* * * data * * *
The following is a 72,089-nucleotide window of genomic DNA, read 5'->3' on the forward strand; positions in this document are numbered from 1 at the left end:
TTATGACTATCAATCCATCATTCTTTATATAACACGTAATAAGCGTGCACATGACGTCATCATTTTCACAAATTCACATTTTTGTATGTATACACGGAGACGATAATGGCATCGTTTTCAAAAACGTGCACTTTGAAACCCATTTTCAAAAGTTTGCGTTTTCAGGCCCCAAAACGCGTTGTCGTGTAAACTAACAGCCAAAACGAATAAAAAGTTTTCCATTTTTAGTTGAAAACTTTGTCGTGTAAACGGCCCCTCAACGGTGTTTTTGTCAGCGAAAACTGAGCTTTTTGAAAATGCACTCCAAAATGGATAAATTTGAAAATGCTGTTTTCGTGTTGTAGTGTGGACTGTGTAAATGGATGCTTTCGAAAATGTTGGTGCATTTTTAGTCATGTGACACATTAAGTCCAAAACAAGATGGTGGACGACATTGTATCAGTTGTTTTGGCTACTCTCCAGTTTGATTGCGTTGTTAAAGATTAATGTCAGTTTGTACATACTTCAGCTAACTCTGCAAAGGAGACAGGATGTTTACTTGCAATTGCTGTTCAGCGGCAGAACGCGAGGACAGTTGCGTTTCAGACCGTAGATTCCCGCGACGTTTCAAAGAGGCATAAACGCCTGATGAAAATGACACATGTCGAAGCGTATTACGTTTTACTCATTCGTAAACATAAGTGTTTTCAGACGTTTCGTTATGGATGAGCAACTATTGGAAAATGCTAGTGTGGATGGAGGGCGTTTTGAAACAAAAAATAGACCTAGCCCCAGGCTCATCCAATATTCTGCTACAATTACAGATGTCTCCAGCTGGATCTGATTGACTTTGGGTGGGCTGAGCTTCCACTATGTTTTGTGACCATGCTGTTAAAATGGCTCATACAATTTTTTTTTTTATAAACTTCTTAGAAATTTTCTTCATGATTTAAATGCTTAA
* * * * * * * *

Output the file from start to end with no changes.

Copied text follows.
The following is a 72,089-nucleotide window of genomic DNA, read 5'->3' on the forward strand; positions in this document are numbered from 1 at the left end:
TTATGACTATCAATCCATCATTCTTTATATAACACGTAATAAGCGTGCACATGACGTCATCATTTTCACAAATTCACATTTTTGTATGTATACACGGAGACGATAATGGCATCGTTTTCAAAAACGTGCACTTTGAAACCCATTTTCAAAAGTTTGCGTTTTCAGGCCCCAAAACGCGTTGTCGTGTAAACTAACAGCCAAAACGAATAAAAAGTTTTCCATTTTTAGTTGAAAACTTTGTCGTGTAAACGGCCCCTCAACGGTGTTTTTGTCAGCGAAAACTGAGCTTTTTGAAAATGCACTCCAAAATGGATAAATTTGAAAATGCTGTTTTCGTGTTGTAGTGTGGACTGTGTAAATGGATGCTTTCGAAAATGTTGGTGCATTTTTAGTCATGTGACACATTAAGTCCAAAACAAGATGGTGGACGACATTGTATCAGTTGTTTTGGCTACTCTCCAGTTTGATTGCGTTGTTAAAGATTAATGTCAGTTTGTACATACTTCAGCTAACTCTGCAAAGGAGACAGGATGTTTACTTGCAATTGCTGTTCAGCGGCAGAACGCGAGGACAGTTGCGTTTCAGACCGTAGATTCCCGCGACGTTTCAAAGAGGCATAAACGCCTGATGAAAATGACACATGTCGAAGCGTATTACGTTTTACTCATTCGTAAACATAAGTGTTTTCAGACGTTTCGTTATGGATGAGCAACTATTGGAAAATGCTAGTGTGGATGGAGGGCGTTTTGAAACAAAAAATAGACCTAGCCCCAGGCTCATCCAATATTCTGCTACAATTACAGATGTCTCCAGCTGGATCTGATTGACTTTGGGTGGGCTGAGCTTCCACTATGTTTTGTGACCATGCTGTTAAAATGGCTCATACAATTTTTTTTTTTATAAACTTCTTAGAAATTTTCTTCATGATTTAAATGCTTAA